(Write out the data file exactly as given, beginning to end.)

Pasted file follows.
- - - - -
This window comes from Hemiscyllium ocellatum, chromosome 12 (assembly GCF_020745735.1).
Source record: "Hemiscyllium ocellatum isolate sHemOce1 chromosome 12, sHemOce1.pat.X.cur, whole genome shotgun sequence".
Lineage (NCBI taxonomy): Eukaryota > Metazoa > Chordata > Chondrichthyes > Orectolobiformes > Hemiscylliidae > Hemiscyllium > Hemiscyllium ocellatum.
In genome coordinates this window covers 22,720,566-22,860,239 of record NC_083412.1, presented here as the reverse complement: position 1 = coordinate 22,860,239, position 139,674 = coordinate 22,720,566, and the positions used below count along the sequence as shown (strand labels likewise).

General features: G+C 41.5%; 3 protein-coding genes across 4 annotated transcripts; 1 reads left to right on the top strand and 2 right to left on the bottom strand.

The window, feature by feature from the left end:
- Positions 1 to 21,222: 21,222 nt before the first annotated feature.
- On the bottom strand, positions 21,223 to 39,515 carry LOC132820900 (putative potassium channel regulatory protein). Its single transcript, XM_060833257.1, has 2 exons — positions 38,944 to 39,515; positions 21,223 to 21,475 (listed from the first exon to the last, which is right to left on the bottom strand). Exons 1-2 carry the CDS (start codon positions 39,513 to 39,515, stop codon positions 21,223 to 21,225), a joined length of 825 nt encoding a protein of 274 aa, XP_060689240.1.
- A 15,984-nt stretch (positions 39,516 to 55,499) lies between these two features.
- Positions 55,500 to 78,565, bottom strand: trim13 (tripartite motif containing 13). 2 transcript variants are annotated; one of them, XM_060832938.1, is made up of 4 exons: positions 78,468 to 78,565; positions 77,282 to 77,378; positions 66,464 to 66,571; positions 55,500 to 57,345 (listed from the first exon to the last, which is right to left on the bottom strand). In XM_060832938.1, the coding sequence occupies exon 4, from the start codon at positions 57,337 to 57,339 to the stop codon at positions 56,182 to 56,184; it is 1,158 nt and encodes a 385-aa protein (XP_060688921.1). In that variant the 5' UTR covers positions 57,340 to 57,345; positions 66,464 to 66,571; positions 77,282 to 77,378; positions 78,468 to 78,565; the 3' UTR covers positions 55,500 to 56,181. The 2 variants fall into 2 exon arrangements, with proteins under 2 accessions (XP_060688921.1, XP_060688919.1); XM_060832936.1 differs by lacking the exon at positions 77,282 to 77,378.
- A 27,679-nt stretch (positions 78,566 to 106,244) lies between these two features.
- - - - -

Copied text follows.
This window comes from Hemiscyllium ocellatum, chromosome 12 (assembly GCF_020745735.1).
Source record: "Hemiscyllium ocellatum isolate sHemOce1 chromosome 12, sHemOce1.pat.X.cur, whole genome shotgun sequence".
Lineage (NCBI taxonomy): Eukaryota > Metazoa > Chordata > Chondrichthyes > Orectolobiformes > Hemiscylliidae > Hemiscyllium > Hemiscyllium ocellatum.
In genome coordinates this window covers 22,720,566-22,860,239 of record NC_083412.1, presented here as the reverse complement: position 1 = coordinate 22,860,239, position 139,674 = coordinate 22,720,566, and the positions used below count along the sequence as shown (strand labels likewise).

General features: G+C 41.5%; 3 protein-coding genes across 4 annotated transcripts; 1 reads left to right on the top strand and 2 right to left on the bottom strand.

The window, feature by feature from the left end:
- Positions 1 to 21,222: 21,222 nt before the first annotated feature.
- On the bottom strand, positions 21,223 to 39,515 carry LOC132820900 (putative potassium channel regulatory protein). Its single transcript, XM_060833257.1, has 2 exons — positions 38,944 to 39,515; positions 21,223 to 21,475 (listed from the first exon to the last, which is right to left on the bottom strand). Exons 1-2 carry the CDS (start codon positions 39,513 to 39,515, stop codon positions 21,223 to 21,225), a joined length of 825 nt encoding a protein of 274 aa, XP_060689240.1.
- A 15,984-nt stretch (positions 39,516 to 55,499) lies between these two features.
- Positions 55,500 to 78,565, bottom strand: trim13 (tripartite motif containing 13). 2 transcript variants are annotated; one of them, XM_060832938.1, is made up of 4 exons: positions 78,468 to 78,565; positions 77,282 to 77,378; positions 66,464 to 66,571; positions 55,500 to 57,345 (listed from the first exon to the last, which is right to left on the bottom strand). In XM_060832938.1, the coding sequence occupies exon 4, from the start codon at positions 57,337 to 57,339 to the stop codon at positions 56,182 to 56,184; it is 1,158 nt and encodes a 385-aa protein (XP_060688921.1). In that variant the 5' UTR covers positions 57,340 to 57,345; positions 66,464 to 66,571; positions 77,282 to 77,378; positions 78,468 to 78,565; the 3' UTR covers positions 55,500 to 56,181. The 2 variants fall into 2 exon arrangements, with proteins under 2 accessions (XP_060688921.1, XP_060688919.1); XM_060832936.1 differs by lacking the exon at positions 77,282 to 77,378.
- A 27,679-nt stretch (positions 78,566 to 106,244) lies between these two features.